There is no question that despite the obvious liberal Democratic tilt that mainstream media is taking in Campaign 2016, one unavoidable vulnerability for Democratic presidential nominee Hillary Clinton is her questionable health readiness for the job. Granted, both presidential nominees are senior citizens eligible for Social Security. But Clinton’s health is a meme touchdown for Donald Trump.
The video of Hillary Clinton being carried into her Scooby Van security vehicle at the 9/11 15th anniversary ceremony is enough to make every American citizen wonder about her physical fitness readiness for one of the most stressful jobs in the world. She’s 68 now and turns 69 on October 26th, just two weeks before Election Day. Donald Trump turned 70 on June 14th. He has his own vulnerabilities, including his birther comments about Barack Obama, reluctance to release his full tax returns, Trump University, etc., but he seems like a political and persuasive mega machine compared to Hillary Clinton. (See my Trump talk from May 2016).
Trump’s supporters call themselves the centipedes–they just keep crawling along, slow and steady, and they are solidly behind Trump. Whatever he says, whatever he does, he isn’t going to lose his core centipede supporters. The ground underneath Hillary Clinton isn’t so solid. She is still favored in the election, but my political friends and news junkies, we have never seen an election in American political history quite like this one. I know that I haven’t seen one in my lifetime. This state of politics in America, partial hat tip to Thomas Hobbes, is nasty, brutish but long. Much too long.
Hold onto your sanity. It’s going to be a bumpy autumn.
Hillary’s campaign slogan: I’m with her.
Trump’s campaign slogan: Make America great again.
Does a presidential election increasingly come down to a slogan or catchy phrase put to music? Yes, indeed. But not just this year. It’s been part of the American political landscape in the modern mass media era for over sixty years.
In 1952, Republican presidential candidate Dwight D. Eisenhower was helped by his catchy I Like Ike campaign commercial. Or consider this repetitive jingle about Democratic presidential candidate John F. Kennedy from 1960. Kennedy, Kennedy, Kennedy! In 1972, we had Nixon Now.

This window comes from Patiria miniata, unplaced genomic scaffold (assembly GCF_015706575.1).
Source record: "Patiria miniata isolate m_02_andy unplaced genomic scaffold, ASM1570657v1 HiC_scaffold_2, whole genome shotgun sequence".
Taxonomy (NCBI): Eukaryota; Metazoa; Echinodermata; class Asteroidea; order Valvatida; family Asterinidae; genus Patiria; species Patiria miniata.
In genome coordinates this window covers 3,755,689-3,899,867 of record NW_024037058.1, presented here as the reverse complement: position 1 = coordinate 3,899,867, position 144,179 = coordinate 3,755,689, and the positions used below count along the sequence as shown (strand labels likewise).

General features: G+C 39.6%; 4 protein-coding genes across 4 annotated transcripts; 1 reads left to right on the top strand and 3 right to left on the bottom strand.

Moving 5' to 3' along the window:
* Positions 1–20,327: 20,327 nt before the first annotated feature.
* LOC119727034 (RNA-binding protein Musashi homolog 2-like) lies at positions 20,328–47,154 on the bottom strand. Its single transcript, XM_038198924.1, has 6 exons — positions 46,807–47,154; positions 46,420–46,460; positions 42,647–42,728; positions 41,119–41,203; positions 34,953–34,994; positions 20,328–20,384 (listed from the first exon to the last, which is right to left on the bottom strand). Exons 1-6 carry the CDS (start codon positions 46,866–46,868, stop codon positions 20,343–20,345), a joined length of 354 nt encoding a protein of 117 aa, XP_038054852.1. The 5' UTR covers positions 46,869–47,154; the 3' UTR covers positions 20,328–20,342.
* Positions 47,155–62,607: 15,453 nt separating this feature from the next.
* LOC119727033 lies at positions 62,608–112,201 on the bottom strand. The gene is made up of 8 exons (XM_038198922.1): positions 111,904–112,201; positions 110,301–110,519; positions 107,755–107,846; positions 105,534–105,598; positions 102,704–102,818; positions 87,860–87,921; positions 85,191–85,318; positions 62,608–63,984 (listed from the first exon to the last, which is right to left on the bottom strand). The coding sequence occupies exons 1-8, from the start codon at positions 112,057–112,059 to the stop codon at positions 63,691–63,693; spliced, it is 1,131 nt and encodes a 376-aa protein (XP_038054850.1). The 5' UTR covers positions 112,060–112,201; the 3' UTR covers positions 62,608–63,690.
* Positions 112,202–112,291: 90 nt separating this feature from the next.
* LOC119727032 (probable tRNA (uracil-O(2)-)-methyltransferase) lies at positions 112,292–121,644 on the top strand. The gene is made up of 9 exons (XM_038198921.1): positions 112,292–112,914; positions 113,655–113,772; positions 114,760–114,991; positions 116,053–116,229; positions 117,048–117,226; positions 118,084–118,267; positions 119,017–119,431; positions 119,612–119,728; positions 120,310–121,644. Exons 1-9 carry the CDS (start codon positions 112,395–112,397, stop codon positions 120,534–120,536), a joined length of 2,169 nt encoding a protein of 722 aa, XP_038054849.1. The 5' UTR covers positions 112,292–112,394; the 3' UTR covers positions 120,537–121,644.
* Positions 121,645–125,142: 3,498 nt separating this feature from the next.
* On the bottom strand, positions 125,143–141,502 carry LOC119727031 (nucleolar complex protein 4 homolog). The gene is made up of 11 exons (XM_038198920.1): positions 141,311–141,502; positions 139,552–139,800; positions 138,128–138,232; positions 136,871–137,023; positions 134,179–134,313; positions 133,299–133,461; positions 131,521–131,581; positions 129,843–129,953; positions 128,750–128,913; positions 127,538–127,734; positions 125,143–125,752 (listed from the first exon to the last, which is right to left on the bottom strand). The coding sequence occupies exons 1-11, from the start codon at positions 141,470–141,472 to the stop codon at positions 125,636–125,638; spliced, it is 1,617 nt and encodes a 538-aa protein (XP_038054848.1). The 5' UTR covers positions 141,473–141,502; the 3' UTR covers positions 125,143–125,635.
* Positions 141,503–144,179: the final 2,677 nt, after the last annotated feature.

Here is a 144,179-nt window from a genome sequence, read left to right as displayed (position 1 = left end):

What do all these slogans and campaign songs have in common? They use a propaganda technique called glittering generalities, identified by the Institute for Propaganda Analysis in 1938 as one of the 7 main propaganda techniques. Something that glitters is like gold. It connotes something positive or ideal, even if the particular policies attached to these words are never explained.
I’m with her connotes attachment to potentially the first woman president of the United States. Get on board. Be a part of history making. Make America Great Again is a direct focus on nationalism and America first principles and ideals.
A GG (glittering generality) uses attractive but unspecific words that appeal to values and emotions. The more general and less specific a candidate can be, the better off s/he is with voters. Your goal is to appeal across a wide spectrum. Let the voters fill in the blanks as to the meaning of your GG. All you want is their support. Being too specific loses support.
Public presentation, “Japan: The Super Nation Brand,” at Temple University Japan on Monday, November 11, 2013.
In this video message, the new ambassador to Japan, Caroline Kennedy, delivers a personal “Ohayo Gozaimasu” from her home in New York. She studied Japanese history in college, traveled to Hiroshima with her Uncle Ted when she was 20, and spent part of her honeymoon in Nara and Kyoto. I welcome her as America’s newest ambassador and believe that she will be an excellent cultural mediator between the U.S. and Japan.
No Sex Please, We’re Japanese
Thank you, BBC, for reinforcing cultural stereotypes. Isn’t low fertility a phenomenon happening in quite a few other countries? Joshua Keating makes this point in Slate: “A number of Eastern European countries have lower fertility rates than Japan, but we don’t often see articles portraying Czechs and Poles as sexless nerds.”
Excellent introduction to how PR operates in Japan. The high-tech country is very low-tech and traditional when it comes to some of its global and domestic communications. Relationship building is king, press clubs still rule, and old habits die hard.